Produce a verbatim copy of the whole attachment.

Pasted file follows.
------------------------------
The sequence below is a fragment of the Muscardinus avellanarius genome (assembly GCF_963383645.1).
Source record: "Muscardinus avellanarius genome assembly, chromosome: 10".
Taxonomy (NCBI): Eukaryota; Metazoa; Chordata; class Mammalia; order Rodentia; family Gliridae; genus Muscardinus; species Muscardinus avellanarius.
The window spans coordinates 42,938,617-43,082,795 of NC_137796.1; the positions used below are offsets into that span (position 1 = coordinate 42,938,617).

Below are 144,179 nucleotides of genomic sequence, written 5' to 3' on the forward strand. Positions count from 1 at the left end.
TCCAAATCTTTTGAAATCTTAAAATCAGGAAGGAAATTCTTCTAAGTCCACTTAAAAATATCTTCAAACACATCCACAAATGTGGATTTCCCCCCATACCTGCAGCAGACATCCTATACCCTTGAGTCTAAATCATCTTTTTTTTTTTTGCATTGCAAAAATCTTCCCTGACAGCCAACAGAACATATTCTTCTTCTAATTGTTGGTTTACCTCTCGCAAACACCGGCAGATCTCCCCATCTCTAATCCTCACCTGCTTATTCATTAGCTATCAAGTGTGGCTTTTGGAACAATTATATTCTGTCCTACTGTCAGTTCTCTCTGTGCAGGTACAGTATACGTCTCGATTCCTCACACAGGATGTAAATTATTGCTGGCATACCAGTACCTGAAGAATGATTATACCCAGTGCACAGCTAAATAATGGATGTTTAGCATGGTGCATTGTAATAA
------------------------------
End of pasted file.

The sequence below is a fragment of the Muscardinus avellanarius genome (assembly GCF_963383645.1).
Source record: "Muscardinus avellanarius genome assembly, chromosome: 10".
Taxonomy (NCBI): Eukaryota; Metazoa; Chordata; class Mammalia; order Rodentia; family Gliridae; genus Muscardinus; species Muscardinus avellanarius.
The window spans coordinates 42,938,617-43,082,795 of NC_137796.1; the positions used below are offsets into that span (position 1 = coordinate 42,938,617).

Below are 144,179 nucleotides of genomic sequence, written 5' to 3' on the forward strand. Positions count from 1 at the left end.
TCCAAATCTTTTGAAATCTTAAAATCAGGAAGGAAATTCTTCTAAGTCCACTTAAAAATATCTTCAAACACATCCACAAATGTGGATTTCCCCCCATACCTGCAGCAGACATCCTATACCCTTGAGTCTAAATCATCTTTTTTTTTTTTGCATTGCAAAAATCTTCCCTGACAGCCAACAGAACATATTCTTCTTCTAATTGTTGGTTTACCTCTCGCAAACACCGGCAGATCTCCCCATCTCTAATCCTCACCTGCTTATTCATTAGCTATCAAGTGTGGCTTTTGGAACAATTATATTCTGTCCTACTGTCAGTTCTCTCTGTGCAGGTACAGTATACGTCTCGATTCCTCACACAGGATGTAAATTATTGCTGGCATACCAGTACCTGAAGAATGATTATACCCAGTGCACAGCTAAATAATGGATGTTTAGCATGGTGCATTGTAATAA